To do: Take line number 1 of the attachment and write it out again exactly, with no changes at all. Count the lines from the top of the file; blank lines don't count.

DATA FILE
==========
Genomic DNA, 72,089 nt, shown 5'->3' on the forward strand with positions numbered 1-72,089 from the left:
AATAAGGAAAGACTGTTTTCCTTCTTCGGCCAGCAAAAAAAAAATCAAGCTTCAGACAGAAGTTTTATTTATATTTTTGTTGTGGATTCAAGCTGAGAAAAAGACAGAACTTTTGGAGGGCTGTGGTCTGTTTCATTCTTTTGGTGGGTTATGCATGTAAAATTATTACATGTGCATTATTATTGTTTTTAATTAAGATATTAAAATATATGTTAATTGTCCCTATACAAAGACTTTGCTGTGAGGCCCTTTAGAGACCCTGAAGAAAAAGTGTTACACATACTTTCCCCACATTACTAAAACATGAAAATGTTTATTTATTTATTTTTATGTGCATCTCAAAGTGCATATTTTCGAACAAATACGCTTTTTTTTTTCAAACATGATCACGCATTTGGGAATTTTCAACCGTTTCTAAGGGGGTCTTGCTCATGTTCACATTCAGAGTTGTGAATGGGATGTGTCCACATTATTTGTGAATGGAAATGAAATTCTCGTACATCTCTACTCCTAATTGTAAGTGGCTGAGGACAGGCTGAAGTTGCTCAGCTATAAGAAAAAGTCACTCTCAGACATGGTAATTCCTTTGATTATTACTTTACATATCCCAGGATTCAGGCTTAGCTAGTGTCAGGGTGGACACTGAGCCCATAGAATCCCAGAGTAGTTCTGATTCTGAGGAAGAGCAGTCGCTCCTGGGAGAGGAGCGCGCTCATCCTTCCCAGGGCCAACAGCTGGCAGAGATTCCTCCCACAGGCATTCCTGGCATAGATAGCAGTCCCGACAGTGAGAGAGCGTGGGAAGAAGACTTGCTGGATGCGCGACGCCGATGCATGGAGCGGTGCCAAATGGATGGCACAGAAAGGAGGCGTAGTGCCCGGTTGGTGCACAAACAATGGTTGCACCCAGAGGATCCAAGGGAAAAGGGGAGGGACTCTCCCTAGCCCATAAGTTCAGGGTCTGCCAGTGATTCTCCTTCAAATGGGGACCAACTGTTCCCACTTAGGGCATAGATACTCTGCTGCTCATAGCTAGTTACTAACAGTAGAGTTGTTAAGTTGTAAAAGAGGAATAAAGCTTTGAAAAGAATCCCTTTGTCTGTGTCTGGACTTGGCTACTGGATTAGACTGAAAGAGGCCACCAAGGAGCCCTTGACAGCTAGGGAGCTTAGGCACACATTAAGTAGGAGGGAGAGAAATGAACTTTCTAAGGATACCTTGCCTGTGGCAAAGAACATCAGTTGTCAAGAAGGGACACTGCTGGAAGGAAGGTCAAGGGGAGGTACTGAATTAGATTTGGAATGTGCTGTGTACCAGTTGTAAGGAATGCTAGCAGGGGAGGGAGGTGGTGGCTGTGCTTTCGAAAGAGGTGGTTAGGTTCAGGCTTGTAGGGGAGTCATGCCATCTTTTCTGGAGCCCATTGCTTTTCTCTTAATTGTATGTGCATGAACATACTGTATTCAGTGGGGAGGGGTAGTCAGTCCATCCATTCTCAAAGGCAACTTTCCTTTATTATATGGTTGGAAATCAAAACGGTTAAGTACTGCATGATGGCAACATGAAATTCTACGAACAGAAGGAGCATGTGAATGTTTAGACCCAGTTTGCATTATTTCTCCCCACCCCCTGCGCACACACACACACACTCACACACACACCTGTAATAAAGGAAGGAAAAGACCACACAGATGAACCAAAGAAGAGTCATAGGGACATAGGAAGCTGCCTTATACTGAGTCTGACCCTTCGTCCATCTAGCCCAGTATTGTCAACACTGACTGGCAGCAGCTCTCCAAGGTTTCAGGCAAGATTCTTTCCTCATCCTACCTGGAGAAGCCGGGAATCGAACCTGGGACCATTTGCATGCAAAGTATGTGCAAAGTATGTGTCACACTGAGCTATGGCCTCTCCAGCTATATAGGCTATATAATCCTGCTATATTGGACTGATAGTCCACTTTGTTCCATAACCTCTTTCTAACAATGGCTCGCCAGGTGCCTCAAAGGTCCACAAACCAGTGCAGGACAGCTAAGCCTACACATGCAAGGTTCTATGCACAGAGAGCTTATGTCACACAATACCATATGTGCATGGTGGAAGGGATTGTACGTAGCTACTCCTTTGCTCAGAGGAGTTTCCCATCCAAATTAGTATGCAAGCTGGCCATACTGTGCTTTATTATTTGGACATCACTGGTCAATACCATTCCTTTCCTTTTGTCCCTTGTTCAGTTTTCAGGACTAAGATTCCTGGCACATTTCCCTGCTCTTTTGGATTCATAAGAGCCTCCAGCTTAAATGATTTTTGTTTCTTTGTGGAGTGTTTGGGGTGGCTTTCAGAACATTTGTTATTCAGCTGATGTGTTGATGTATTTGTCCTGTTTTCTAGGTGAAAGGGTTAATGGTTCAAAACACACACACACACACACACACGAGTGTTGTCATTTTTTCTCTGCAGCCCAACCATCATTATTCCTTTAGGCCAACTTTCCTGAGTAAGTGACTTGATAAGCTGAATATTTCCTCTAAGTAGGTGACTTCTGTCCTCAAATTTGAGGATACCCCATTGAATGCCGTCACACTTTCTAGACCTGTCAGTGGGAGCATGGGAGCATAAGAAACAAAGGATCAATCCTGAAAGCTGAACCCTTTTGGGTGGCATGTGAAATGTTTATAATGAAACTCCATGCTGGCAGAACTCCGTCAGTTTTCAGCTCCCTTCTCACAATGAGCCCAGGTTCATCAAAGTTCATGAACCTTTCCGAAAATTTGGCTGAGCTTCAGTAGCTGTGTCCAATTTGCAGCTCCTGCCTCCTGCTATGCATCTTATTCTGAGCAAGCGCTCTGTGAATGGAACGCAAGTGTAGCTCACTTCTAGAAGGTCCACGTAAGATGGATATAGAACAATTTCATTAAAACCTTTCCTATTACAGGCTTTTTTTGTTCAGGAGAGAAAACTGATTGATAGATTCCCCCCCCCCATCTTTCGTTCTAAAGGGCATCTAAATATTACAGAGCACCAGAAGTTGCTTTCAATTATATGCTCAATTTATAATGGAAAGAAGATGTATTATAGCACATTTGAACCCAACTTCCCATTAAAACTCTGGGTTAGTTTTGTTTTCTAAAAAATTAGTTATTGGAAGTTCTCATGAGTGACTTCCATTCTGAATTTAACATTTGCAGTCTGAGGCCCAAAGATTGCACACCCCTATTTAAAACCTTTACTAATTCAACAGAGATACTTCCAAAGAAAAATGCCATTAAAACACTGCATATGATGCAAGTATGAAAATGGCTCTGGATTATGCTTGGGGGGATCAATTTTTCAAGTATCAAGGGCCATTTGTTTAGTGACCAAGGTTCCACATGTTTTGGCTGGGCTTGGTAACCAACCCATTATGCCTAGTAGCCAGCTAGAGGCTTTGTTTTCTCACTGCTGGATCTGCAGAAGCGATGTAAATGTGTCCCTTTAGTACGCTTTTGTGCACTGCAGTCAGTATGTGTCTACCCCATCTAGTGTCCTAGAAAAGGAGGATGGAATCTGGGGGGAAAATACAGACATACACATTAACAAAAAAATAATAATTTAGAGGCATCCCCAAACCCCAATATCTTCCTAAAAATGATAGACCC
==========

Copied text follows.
Genomic DNA, 72,089 nt, shown 5'->3' on the forward strand with positions numbered 1-72,089 from the left: